Why I left my wife and children to go to Mount Everest

I’ve spent years writing about what it was like to be a married woman in the West, and now, thanks to a mountain lodge telly show, I’ve finally got a better idea of what it’s like to leave my wife, my children and my beloved mountain lodge in a way that feels safe, like there’s no way I’ll ever be able to come back.

In a twist that will make your jaw drop, it was actually my wife’s sister who did the driving and organising of my return trip to the peak.

When I told her that she would be joining me on the hike, she said, “I don’t have the time, but I’m not going with you anyway”.

So we started a plan.

Her sister had a day off work, so I packed my stuff and drove to the lodge, and from there, she and I drove to an isolated part of the mountain and sat on a rock that was part of a complex network of trails.

There were plenty of other people, but not me, and the silence was just perfect.

I felt a sense of freedom, of safety, as the world passed by.

When I reached the top, I was completely shocked to find myself in a completely different world.

There was no mistaking it.

In the darkness of the morning, I saw a woman with an eight-year-old girl on her back, and another woman with her two sons.

She had on a white shirt, jeans and a pair of socks.

She seemed to be the only person at the top of the ridge.

As I looked down, I realised the woman was wearing her wedding ring, the little girl was holding her daughter, and I could see her son’s little finger poking out of his trousers.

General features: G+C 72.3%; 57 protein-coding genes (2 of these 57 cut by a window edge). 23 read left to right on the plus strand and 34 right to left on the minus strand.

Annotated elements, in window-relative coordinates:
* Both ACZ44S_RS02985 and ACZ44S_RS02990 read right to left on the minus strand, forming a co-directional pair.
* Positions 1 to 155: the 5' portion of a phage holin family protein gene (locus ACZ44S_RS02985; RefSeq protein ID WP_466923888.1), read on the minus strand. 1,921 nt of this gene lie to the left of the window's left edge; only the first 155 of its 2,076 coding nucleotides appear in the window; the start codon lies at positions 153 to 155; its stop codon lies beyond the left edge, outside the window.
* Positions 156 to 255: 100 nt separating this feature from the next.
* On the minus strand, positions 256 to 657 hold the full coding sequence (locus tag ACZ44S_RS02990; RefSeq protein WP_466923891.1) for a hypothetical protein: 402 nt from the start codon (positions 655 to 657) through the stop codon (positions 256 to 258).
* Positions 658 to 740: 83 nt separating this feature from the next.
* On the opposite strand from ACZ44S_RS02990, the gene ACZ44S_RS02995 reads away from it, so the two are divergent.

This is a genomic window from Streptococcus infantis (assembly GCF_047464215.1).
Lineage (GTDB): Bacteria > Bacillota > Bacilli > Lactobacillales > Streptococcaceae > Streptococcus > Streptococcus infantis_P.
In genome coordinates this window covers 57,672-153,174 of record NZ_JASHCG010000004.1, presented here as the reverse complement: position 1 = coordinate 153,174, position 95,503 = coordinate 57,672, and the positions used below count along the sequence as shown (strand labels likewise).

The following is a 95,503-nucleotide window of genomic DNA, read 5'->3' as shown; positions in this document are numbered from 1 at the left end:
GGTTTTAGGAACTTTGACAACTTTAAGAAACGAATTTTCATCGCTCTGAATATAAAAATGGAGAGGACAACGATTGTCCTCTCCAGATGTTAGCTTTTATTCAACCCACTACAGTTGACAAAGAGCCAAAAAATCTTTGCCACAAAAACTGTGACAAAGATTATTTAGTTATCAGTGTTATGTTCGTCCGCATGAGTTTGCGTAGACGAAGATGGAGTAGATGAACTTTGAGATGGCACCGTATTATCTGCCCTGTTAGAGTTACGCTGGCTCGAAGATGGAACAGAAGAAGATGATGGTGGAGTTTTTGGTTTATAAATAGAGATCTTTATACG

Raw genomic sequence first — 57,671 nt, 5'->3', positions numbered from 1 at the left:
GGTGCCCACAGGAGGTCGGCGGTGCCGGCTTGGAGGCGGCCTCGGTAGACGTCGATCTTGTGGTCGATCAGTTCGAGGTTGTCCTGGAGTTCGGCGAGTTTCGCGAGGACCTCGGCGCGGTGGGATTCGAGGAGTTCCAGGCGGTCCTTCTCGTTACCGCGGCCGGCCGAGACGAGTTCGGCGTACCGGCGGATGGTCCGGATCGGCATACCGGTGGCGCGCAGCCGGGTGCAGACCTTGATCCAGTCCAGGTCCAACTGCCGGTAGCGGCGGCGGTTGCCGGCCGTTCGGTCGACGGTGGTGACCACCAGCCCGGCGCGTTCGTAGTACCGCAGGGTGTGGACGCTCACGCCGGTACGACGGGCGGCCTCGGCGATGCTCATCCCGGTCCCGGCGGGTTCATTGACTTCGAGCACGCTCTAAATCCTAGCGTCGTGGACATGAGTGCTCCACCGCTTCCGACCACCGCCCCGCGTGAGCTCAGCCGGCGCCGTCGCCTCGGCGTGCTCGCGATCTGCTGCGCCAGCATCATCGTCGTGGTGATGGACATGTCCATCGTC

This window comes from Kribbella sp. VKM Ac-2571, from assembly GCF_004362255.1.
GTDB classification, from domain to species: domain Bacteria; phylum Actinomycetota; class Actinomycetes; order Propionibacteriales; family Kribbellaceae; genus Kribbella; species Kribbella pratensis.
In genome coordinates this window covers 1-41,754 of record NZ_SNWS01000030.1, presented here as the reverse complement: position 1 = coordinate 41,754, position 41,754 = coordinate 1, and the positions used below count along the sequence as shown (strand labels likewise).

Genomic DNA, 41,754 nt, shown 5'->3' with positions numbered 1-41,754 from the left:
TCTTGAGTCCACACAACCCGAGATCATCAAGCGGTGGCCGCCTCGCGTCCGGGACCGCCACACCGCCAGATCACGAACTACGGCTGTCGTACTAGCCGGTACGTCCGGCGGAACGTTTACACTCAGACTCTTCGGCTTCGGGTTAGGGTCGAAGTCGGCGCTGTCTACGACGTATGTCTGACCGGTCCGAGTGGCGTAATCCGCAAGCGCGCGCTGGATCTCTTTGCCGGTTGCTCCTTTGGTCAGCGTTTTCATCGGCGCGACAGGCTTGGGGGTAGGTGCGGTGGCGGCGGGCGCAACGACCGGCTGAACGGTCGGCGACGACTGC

There had been a little girl here too.

I felt utterly overwhelmed, but it felt so peaceful.

It felt like the perfect place to go for a little nap.

The women were beautiful and all had perfect skin.

The boys looked happy and had good smiles.

They looked to be enjoying themselves, but there was no sign of a big event.

There wasn’t even a wedding ring in sight.

When we reached the bottom of the peak, the women had gone.

The little girl went to sleep.

The husband had a huge smile on his face, the boy was smiling and the woman had her eyes closed.

It was an absolutely peaceful, beautiful moment.

The next morning, my wife came to me.

“The women at the bottom were so lovely,” she said.

“They were so kind, and so good.

They were the best of all the women I’ve ever met.”

When we came out of the lodge in the morning and got ready to go back, I looked at my wife.

“Are you going to join us?”

I asked her.

“Yes, I’m coming.

I’ll stay here and I’ll be with you.”

She smiled and said, in a whisper, “Don’t think about it, just go with me.”

I couldn’t have been happier.

I knew what I wanted to do, and it felt good.

I walked with my wife to the summit and we climbed the ridge, taking a couple of pictures.

The woman who was holding the baby girl had been gone, and we had climbed through the mountains in a very relaxed way, with no need to worry about anyone coming and going.

As we climbed, she spoke to me, saying, “When we get to the top you’ll know what you’re missing.

You’ll have all the people who’ve loved you for years.”

As we were leaving, I asked my wife what she had thought of the experience.

She told me it was amazing, and that she had never been more happy than she was then.

I can’t wait to return.